Democrat Calls for FCC Inquiry into NSA Phone Operations

A Democratic member of the Federal Communications Commission is calling for the agency to investigate whether phone companies broke the law by giving customer calling records to the government. Regulating the telephone industry is one of the FCC's mandates.

Copyright © 2006 NPR. For personal, noncommercial use only. See Terms of Use. For other uses, prior permission required.


A privacy group wants the Federal Communications Commission to investigate charges that phone companies gave customer calling information to the National Security Agency.

NPR's Larry Abramson reports that the move is the latest effort to force the government to look into the charges.


The Electronic Privacy Information Center, or EPIC, a Washington-based privacy group, wrote to FCC Chair Kevin Martin today and requested the investigation. EPIC Executive Director Marc Rotenberg says the FCC has jurisdiction here because the phone companies may have violated a key provision of the communications act.

Mr. MARC ROTENBERG (Electronic Privacy Information Center): And what that provision essentially says is that the telephone companies are under an obligation to protect customer record information. There are a lot of exceptions there and legal reasons why the information sometimes can be disclosed, but we don't believe that any of those exceptions apply.

ABRAMSON: The letter to the FCC notes that the major telecom companies have issued confusing statements in recent days. Verizon, for example, says it does not allow unfettered access to its records, but does not explicitly state that the company provided no records to the NSA.

One FCC Commissioner, Michael Copps, is already on record saying he favors an investigation, but the FCC could run into the same obstacle that the Justice Department faced. Staffers there could not get the security clearances needed for the probe and had to give up.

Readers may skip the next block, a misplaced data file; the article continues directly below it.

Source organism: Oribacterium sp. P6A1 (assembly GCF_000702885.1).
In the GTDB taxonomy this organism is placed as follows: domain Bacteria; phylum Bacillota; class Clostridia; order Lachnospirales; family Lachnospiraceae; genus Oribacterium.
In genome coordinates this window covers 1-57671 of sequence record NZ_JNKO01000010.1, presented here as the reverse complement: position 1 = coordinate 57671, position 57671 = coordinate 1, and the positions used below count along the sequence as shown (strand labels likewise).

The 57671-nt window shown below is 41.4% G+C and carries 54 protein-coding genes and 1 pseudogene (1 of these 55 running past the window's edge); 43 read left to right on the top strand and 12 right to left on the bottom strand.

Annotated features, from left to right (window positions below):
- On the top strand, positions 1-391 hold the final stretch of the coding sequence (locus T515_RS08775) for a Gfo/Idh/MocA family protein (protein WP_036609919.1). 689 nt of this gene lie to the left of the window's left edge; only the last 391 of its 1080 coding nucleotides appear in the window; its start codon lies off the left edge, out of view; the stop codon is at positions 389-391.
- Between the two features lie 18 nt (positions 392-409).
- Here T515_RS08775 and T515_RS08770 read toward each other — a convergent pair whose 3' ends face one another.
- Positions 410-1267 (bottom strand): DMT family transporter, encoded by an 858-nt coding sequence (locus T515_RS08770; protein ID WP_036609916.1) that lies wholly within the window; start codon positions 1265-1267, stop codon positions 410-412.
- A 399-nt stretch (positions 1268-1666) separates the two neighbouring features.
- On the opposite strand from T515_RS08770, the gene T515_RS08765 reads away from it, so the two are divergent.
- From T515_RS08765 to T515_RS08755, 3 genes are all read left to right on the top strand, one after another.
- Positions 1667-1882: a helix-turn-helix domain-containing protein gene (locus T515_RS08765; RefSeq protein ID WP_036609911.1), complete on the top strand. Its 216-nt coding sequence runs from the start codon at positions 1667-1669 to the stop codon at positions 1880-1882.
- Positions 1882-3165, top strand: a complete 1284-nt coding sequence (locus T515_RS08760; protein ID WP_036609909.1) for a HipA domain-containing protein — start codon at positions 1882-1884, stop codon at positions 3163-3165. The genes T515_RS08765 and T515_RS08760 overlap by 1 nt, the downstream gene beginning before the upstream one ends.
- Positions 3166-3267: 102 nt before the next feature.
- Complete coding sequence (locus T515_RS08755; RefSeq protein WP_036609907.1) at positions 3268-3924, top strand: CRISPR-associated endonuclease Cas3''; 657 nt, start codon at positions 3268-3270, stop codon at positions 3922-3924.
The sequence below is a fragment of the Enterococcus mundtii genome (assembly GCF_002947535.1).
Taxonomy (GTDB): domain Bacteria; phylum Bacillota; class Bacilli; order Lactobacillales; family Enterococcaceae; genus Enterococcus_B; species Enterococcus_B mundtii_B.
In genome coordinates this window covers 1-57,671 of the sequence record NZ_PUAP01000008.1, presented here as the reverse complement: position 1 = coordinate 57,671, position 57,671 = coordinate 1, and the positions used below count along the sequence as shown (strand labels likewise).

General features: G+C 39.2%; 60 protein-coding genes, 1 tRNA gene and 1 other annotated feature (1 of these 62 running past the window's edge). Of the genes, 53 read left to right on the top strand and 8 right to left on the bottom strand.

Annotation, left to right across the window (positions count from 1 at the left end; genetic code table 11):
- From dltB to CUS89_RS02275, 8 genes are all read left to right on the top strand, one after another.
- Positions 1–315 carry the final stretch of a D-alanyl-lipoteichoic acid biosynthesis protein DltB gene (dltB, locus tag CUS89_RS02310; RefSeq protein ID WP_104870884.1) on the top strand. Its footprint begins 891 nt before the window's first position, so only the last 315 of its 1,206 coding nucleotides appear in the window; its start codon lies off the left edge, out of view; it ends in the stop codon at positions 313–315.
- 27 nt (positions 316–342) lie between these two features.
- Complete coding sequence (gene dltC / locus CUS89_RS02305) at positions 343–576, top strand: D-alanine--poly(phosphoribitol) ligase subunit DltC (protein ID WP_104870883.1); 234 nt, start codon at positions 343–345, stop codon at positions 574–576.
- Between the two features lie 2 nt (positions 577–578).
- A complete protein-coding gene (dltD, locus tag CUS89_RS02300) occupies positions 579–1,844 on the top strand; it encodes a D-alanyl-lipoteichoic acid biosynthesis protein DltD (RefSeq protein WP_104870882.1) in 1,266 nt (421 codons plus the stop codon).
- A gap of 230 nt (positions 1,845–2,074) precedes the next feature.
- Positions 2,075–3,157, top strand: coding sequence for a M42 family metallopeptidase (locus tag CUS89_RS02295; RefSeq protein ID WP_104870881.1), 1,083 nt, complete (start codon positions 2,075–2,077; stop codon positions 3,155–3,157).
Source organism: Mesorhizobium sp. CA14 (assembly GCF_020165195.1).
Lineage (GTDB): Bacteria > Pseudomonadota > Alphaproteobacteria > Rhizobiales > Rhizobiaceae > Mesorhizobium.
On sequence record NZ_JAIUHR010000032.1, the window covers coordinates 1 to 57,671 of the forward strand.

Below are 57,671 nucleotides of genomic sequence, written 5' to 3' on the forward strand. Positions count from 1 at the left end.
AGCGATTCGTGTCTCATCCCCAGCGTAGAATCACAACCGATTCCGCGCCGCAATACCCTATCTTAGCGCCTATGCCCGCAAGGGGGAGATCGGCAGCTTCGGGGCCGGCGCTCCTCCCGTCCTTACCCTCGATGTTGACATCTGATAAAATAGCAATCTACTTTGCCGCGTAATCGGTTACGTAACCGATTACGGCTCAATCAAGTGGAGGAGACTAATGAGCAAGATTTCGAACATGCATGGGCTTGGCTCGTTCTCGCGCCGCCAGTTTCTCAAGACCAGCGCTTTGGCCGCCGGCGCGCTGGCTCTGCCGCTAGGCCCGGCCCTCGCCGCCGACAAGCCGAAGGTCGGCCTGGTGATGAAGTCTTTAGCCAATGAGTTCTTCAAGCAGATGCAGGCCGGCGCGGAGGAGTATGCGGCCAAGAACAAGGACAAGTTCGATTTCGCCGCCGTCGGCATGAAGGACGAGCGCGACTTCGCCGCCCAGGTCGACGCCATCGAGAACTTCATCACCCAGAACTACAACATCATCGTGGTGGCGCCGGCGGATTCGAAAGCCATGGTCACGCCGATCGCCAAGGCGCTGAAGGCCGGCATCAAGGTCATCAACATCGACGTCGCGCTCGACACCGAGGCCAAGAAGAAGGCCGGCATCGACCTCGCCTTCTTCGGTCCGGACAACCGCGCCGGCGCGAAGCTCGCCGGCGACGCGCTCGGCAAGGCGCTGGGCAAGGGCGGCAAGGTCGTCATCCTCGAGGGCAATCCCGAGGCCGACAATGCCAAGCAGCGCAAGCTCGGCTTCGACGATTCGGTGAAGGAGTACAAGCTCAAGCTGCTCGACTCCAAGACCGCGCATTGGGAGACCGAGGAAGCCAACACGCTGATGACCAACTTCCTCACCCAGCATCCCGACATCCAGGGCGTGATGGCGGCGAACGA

Meanwhile another effort to crack the secrecy surrounding the NSA program took one step forward, one step back. The Electronic Frontier Foundation is suing AT&T for allegedly giving the government access to communications traffic. Today a federal judge in San Francisco rejected a call by AT&T to have secret documents returned, documents that allegedly explain how the phone company cooperated with government surveillance efforts. But the judge said the information will remain under seal for the time being. The government wants this suit dismissed because it might reveal state secrets.

Larry Abramson, NPR News, Washington.

Copyright © 2006 NPR. All rights reserved. No quotes from the materials contained herein may be used in any media without attribution to NPR. This transcript is provided for personal, noncommercial use only, pursuant to our Terms of Use. Any other use requires NPR's prior permission. Visit our permissions page for further information.

NPR transcripts are created on a rush deadline by a contractor for NPR, and accuracy and availability may vary. This text may not be in its final form and may be updated or revised in the future. Please be aware that the authoritative record of NPR's programming is the audio.



Please keep your community civil. All comments must follow the Community rules and terms of use, and will be moderated prior to posting. NPR reserves the right to use the comments we receive, in whole or in part, and to use the commenter's name and location, in any medium. See also the Terms of Use, Privacy Policy and Community FAQ.